Speech and Language Therapy for adults in Surrey, Sussex and Hampshire- a personalised approach to therapy.
What does Communication Therapy involve?
If you decide to engage in speech and language therapy the first stage is to assess exactly where the communication is breaking down. A detailed assessment will be followed by a discussion of the results and a proposed therapy plan. Goals for the therapy will be devised jointly to make them functional and useful goals to you.
I come to you in your own home, as that is often one of the main communication environments, but we may also have trips to other environments that are relevant to you e,g the pub, a cafe, the shops.
Family and friends play an important role in therapy as effective communication requires an understanding communication partner.
Some of the areas in which I can help are:
Receptive Dysphasia - difficulty understanding what people say or problems reading.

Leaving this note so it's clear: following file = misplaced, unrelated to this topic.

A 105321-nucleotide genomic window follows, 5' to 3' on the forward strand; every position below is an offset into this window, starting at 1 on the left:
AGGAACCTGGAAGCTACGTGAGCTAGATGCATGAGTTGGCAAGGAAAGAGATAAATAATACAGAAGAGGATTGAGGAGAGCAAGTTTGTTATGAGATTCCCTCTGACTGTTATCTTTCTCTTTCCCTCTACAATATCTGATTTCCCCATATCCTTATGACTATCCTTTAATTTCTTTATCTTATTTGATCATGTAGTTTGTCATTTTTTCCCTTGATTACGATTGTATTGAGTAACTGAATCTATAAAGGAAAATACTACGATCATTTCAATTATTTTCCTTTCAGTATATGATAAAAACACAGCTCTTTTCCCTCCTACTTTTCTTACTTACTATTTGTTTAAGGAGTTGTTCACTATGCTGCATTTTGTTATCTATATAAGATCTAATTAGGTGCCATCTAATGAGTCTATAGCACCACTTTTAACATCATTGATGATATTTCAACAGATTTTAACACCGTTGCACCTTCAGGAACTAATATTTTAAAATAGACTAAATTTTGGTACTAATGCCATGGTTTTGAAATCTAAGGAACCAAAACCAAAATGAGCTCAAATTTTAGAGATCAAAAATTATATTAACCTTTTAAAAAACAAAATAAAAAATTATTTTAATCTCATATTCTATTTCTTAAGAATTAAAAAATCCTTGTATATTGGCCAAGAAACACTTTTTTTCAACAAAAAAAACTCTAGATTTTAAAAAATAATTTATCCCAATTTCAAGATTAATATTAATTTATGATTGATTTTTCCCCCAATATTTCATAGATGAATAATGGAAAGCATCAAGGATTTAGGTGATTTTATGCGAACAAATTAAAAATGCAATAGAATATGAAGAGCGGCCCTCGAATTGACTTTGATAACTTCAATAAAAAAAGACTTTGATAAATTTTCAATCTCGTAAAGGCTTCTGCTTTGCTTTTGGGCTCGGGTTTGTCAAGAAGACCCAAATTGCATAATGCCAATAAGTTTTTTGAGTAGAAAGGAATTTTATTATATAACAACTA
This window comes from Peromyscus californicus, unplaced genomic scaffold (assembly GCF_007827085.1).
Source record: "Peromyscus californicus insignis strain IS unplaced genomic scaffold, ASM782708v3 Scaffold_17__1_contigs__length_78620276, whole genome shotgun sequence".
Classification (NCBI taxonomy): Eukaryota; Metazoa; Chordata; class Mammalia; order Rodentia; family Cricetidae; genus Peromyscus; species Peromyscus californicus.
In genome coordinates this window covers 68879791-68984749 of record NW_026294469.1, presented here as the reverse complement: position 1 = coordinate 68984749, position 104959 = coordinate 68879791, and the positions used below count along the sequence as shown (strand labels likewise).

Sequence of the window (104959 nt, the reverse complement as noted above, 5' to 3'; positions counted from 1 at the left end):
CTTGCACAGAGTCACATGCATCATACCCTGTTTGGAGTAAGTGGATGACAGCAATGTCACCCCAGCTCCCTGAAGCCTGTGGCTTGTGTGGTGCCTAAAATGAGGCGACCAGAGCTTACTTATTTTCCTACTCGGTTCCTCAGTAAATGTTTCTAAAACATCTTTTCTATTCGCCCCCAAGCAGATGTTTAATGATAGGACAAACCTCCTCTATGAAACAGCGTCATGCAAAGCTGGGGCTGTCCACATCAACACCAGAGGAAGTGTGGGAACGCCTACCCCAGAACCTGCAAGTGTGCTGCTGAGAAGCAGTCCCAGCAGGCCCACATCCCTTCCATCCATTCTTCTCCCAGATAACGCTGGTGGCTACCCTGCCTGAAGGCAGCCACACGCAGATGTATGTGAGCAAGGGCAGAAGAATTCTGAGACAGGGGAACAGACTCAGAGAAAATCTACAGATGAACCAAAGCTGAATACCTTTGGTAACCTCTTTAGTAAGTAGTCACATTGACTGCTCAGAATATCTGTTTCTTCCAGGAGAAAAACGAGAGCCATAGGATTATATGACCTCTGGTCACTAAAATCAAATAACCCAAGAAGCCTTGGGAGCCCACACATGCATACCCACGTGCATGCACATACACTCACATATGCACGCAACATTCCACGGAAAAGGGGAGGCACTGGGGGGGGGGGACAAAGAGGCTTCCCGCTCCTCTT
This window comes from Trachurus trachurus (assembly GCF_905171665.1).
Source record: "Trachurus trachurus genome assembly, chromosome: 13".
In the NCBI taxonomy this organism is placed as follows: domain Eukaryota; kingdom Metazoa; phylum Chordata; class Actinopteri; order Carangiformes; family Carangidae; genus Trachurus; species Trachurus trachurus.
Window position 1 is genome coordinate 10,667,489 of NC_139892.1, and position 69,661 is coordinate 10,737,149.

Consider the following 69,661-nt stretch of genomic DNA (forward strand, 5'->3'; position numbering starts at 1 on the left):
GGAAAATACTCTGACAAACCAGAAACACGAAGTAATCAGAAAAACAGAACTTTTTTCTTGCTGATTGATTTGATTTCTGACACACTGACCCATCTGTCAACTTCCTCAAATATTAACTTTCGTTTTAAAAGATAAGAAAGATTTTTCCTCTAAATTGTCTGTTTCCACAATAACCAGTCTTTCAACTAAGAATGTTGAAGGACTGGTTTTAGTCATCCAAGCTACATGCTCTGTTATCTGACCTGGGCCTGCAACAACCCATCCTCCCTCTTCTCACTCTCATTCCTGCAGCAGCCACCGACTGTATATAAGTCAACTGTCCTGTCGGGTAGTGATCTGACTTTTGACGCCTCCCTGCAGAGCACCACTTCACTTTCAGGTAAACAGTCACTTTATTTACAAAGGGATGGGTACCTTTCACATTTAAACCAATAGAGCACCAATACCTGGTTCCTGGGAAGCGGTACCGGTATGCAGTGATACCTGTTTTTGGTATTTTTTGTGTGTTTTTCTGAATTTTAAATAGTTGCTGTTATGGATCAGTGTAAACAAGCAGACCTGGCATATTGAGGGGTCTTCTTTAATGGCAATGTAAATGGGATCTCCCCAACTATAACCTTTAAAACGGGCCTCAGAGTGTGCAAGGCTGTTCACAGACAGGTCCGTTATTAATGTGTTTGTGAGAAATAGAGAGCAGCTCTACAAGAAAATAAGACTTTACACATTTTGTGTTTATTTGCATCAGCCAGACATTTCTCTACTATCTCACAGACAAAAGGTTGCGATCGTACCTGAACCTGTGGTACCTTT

Expressive Dysphasia - not being able to say or write what you want to.
Dysarthria - unclear speech that is often slurred or monotone or very quiet. A particular problem in Parkinson's Disease
Dyspraxia of Speech - difficulty trying to form sounds or words that you can sometimes say easily without thinking about them.
All of the above difficulties can range from quite mild to very severe with many different features possible. Accurate assessment of difficulties is very important to maximise effective therapy.
Cognitive communication difficulties:
Taking longer to understand or to form your response.
Having difficulty keeping track of your topic in conversation.
Difficulties recognising the broader aspects of communication such as turn taking in conversation.
The involvement of family or friends can be particularly helpful with these difficulties.
What does swallowing assessment and therapy involve?
As with communication therapy an initial assessment of the difficulties will be made. This is likely to involve looking at the movement of many structures such as lips, jaw, tongue and larynx. This is all done through observation. Various foods and drinks may then be tried and the swallow function during eating and drinking evaluated.
Therapy may involve the use of strategies when eating or drinking or a series of exercises to strengthen some of the structures involved in swallowing.
It may be that a referral for further investigations at a hospital may be recommended.